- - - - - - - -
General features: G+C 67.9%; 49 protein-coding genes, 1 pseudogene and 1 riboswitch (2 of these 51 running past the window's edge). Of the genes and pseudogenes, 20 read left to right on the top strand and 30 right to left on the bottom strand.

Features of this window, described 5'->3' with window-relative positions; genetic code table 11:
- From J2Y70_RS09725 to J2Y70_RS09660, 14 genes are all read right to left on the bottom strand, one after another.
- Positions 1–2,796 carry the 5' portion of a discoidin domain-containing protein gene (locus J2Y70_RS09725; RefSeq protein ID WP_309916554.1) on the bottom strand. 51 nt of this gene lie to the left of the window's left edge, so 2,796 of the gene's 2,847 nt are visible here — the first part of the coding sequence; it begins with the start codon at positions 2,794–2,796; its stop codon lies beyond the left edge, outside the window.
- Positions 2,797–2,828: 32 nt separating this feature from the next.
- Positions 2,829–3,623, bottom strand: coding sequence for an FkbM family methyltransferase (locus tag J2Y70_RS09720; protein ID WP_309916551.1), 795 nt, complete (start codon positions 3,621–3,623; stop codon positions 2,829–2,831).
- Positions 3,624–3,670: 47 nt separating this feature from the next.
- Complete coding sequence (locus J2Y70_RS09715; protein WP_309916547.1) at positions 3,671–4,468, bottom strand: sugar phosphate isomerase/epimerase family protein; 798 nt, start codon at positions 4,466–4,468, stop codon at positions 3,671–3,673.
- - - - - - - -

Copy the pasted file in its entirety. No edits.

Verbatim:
General features: G+C 67.9%; 49 protein-coding genes, 1 pseudogene and 1 riboswitch (2 of these 51 running past the window's edge). Of the genes and pseudogenes, 20 read left to right on the top strand and 30 right to left on the bottom strand.

Features of this window, described 5'->3' with window-relative positions; genetic code table 11:
- From J2Y70_RS09725 to J2Y70_RS09660, 14 genes are all read right to left on the bottom strand, one after another.
- Positions 1–2,796 carry the 5' portion of a discoidin domain-containing protein gene (locus J2Y70_RS09725; RefSeq protein ID WP_309916554.1) on the bottom strand. 51 nt of this gene lie to the left of the window's left edge, so 2,796 of the gene's 2,847 nt are visible here — the first part of the coding sequence; it begins with the start codon at positions 2,794–2,796; its stop codon lies beyond the left edge, outside the window.
- Positions 2,797–2,828: 32 nt separating this feature from the next.
- Positions 2,829–3,623, bottom strand: coding sequence for an FkbM family methyltransferase (locus tag J2Y70_RS09720; protein ID WP_309916551.1), 795 nt, complete (start codon positions 3,621–3,623; stop codon positions 2,829–2,831).
- Positions 3,624–3,670: 47 nt separating this feature from the next.
- Complete coding sequence (locus J2Y70_RS09715; protein WP_309916547.1) at positions 3,671–4,468, bottom strand: sugar phosphate isomerase/epimerase family protein; 798 nt, start codon at positions 4,466–4,468, stop codon at positions 3,671–3,673.